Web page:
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Sarvis v. Bmo Harris Bank

United States District Court, N.D. Illinois, Eastern Division

May 19, 2015



EDMOND E. CHANG, District Judge.

Money and family politics make for an ugly mix, according to the allegations in this diversity action.[1] Robert Sarvis, proceeding pro se, claims that Defendants BMO Harris Bank, Kenneth Nykiel, and Margaret McElrath violated their fiduciary duties and were negligent in their management of certain trusts set up to benefit Sarvis's late brother, Andrew. Sarvis is the alleged assignee of Andrew's property, including claims to bring lawsuits related to the trusts. Sarvis also claims that Defendants McElrath, Sally Deforest, and Thomas Rodman-who are cousins of the Sarvises-conspired to defraud him and his brother of their rights to expected inheritances. All Defendants have moved to dismiss the complaint on the basis that Sarvis lacks standing and, alternatively, fails to state a claim for relief. BMO also moves for sanctions against Sarvis for bringing meritless claims for the sole sake of harassing the bank. R. 37, 45, 50. For the reasons given below, the motions to dismiss are granted and the motion for sanctions is denied without prejudice.

I. Background

A. Factual Allegations

The amended complaint's factual allegations, which must be accepted as true for now, are sprawling, covering at least six States, four generations of Sarvis's family, three trusts, two wills, some lake property, and millions of dollars. To make proper sense of the facts that follow, it is first necessary to introduce the cast of players (and who had the money and how much of it) in this family drama.

Helen and Robert Hammond, the progenitors of the line, had three children: James Hammond, Mary Rodman, and Jean Sarvis. See R. 22, Exh. A, Hammond Ancestral Chart. Mary was the mother of Defendants Margaret McElrath (who in turn had one son, Ryan), Sally Deforest, and Thomas Rodman; Jean's children were Robert Sarvis (the Plaintiff) and his siblings, Andrew and Helen Sarvis. R. 22, Am. Compl. ¶¶ 50, 93, 114; see Hammond Ancestral Chart. For clarity's sake, the Court refers to the Plaintiff as Sarvis and his siblings by their given names.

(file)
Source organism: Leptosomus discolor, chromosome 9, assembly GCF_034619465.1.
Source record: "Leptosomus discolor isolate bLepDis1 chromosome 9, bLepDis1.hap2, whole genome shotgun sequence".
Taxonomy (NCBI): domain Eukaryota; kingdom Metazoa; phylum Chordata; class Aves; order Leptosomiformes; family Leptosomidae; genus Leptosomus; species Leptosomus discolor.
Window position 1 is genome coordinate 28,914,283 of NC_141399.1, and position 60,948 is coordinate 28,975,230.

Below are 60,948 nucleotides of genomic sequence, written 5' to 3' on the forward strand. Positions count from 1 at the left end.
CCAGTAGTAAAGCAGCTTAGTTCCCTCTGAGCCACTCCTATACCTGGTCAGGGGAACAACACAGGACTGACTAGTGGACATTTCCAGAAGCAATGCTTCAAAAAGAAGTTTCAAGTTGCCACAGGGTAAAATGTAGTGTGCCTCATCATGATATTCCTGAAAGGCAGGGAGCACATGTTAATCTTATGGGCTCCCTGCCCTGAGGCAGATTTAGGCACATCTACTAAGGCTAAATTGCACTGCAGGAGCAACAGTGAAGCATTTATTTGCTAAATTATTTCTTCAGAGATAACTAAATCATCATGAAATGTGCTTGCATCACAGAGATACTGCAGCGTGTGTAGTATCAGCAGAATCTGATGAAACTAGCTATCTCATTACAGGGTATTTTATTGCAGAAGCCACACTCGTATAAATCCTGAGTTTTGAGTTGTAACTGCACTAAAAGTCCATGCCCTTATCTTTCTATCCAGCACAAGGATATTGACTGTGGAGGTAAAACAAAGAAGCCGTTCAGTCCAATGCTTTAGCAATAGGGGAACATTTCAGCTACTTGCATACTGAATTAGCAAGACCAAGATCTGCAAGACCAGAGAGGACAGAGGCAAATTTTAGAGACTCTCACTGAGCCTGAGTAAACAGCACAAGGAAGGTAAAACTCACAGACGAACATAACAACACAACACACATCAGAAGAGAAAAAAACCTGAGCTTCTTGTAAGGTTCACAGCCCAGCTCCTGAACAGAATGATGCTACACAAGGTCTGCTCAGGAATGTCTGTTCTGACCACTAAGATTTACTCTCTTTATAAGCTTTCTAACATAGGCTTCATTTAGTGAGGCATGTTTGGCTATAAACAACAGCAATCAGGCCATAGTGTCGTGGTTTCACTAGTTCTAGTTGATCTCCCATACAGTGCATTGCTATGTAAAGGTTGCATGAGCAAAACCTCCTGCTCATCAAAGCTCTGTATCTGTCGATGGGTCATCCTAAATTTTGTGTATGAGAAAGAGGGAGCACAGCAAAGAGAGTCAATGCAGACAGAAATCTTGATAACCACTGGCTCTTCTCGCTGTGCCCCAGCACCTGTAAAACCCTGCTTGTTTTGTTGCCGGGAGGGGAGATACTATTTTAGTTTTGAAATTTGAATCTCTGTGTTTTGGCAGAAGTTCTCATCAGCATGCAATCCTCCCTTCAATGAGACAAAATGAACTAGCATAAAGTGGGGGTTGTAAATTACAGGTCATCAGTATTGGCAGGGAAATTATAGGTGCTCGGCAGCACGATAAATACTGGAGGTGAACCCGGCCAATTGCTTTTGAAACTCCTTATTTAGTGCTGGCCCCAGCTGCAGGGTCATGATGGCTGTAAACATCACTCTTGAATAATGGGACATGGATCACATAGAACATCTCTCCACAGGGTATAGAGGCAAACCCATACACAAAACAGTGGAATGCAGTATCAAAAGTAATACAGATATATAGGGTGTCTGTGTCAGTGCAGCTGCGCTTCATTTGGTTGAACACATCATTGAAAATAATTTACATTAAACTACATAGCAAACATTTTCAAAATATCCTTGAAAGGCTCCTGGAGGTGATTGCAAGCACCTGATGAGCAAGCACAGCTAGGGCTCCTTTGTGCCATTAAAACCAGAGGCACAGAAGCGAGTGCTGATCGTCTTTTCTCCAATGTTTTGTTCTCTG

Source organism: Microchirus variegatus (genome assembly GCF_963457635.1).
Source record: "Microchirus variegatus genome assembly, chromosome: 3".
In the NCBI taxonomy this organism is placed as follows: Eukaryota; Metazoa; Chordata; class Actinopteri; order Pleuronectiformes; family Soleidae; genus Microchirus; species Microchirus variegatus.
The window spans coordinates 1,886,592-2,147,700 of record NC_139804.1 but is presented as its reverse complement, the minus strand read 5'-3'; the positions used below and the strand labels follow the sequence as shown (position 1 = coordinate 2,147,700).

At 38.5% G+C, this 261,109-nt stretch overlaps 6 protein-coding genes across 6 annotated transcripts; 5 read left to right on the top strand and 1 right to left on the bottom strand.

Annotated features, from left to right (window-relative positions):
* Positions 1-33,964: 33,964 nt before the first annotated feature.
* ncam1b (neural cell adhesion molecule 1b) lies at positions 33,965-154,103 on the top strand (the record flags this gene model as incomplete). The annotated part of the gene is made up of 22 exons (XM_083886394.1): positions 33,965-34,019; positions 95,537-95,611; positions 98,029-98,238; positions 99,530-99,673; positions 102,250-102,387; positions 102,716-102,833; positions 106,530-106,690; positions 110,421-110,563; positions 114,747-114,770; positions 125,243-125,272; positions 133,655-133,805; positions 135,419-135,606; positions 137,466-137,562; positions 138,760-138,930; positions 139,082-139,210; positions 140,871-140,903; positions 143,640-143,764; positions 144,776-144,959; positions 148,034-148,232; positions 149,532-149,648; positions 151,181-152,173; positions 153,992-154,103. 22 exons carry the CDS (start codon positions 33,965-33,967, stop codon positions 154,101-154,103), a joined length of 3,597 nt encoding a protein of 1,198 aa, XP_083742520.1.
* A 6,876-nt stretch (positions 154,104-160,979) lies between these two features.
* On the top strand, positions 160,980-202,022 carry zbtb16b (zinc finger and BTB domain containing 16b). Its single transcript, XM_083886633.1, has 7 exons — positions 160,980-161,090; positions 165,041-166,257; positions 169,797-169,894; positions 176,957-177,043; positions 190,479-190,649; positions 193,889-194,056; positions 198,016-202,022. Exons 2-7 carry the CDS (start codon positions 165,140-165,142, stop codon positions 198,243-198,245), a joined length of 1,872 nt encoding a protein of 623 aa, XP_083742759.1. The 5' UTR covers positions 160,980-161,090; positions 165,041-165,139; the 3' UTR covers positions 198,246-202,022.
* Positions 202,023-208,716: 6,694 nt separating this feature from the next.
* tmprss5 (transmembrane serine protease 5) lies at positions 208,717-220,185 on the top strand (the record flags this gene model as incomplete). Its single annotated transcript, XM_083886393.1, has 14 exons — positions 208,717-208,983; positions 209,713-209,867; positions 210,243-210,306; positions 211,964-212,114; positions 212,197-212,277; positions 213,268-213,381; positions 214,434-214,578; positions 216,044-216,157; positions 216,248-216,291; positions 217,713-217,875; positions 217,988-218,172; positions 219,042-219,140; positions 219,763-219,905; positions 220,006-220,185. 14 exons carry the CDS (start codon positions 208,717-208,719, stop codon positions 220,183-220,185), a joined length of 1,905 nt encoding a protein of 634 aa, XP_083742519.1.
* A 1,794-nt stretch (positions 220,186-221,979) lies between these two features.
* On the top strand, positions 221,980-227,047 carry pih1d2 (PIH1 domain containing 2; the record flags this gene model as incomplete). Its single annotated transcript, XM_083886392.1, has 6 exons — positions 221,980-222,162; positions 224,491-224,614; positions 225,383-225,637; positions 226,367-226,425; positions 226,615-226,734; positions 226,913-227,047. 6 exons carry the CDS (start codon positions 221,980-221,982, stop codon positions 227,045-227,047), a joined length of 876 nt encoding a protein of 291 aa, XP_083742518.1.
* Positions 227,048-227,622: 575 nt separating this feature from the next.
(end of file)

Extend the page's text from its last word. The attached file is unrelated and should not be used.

Helen and Robert Hammond left an estate of over $5 million, which was held in a trust in Helen's name. Am. Compl. ¶ 13. Among the trust's assets were two parcels of family-held real estate located in Michigan, called the Glen Lake properties. Id. ¶ 17. Upon Helen's death, her living children, James and Mary, were named trustees. Id. ¶ 14. Defendant BMO Harris Bank was the corporate trustee. Id. ¶ 15. Per the terms of the trust, upon its termination in August 2014, a total of $811, 927 was disbursed in equal parts to five of Helen's grandchildren-each of Mary and Jean's offspring except Robert Sarvis. Id. ¶ 16. Helen's trust specifically excluded Sarvis from any rights to benefit from its provisions. R. 22, Exh. C, Helen Hammond Trust Agreement at 6.

In addition, James Hammond established a life insurance trust in his name for the benefit of his mother Helen, his sister Mary, and his nephew Andrew. Id. ¶ 19. It is alleged that this trust had residual assets of around $230, 600 as late as at Mary's death in 2013. Id. ¶ 24. BMO and Kenneth Nykiel, another Defendant, are trustees of the James Hammond trust. Id. ¶¶ 21, 22.

Finally, Andrew had a trust in his name as well. Id. ¶ 25. Because he was incapable of managing his own affairs, for reasons discussed below, the trustee was designated to make all of his financial decisions. Id. ¶ 26. Margaret McElrath, the Sarvises's cousin, became that trustee in 2008. Id. ¶ 27. Andrew's trust allegedly held close to $60, 000 in 2002 but was eventually depleted to near zero by 2009. Id. ¶ 28.

1. Andrew is Neglected and Manipulated

From young adulthood on, Andrew suffered from chronic and severe mental illness, including bi-polar disorder, schizophrenia, general anxiety, and hallucinations during which he heard voices, and he spent most of his life in and out of mental-health institutions. Am. Compl. ¶ 51. According to Sarvis, Andrew was never able to keep a job and he depended on payments from the family trusts to survive. Id. ¶¶ 52, 55, 56. Sarvis alleges that, in total, Andrew had an inheritance of $1.2 million and that Andrew's aunt Mary Rodman and cousin Margaret McElrath, along with another trustee named Irwin Askow, were responsible for authorizing the payments to Andrew. Id. ¶¶ 20, 56.

In the early 1980s, James Hammond, against the recommendation of Andrew's doctors, moved his nephew Andrew from a Veterans Affairs hospital in Ohio to Chicago, where James lived. Id. ¶ 57. James, as well as Sarvis, provided Andrew with living and medical expenses, but Andrew allegedly was living "hand to mouth with minimal financial resources." Id. ¶ 58. James died in 1986 and Sarvis, who lives in New England, became concerned for Andrew's welfare and sought to become his guardian, but was "prevented" from moving to Chicago to do so by Mary Rodman, McElrath, and Askow (how they prevented Sarvis from moving is not explained). Id. ¶ 59. Sarvis asserts that the three opposed the move in order to keep Sarvis in the dark about the trusts, because Sarvis was likely to make demands for Andrew's increased support that would diminish the principal if the true state of the trusts' finances were discovered. Id. ¶ 60.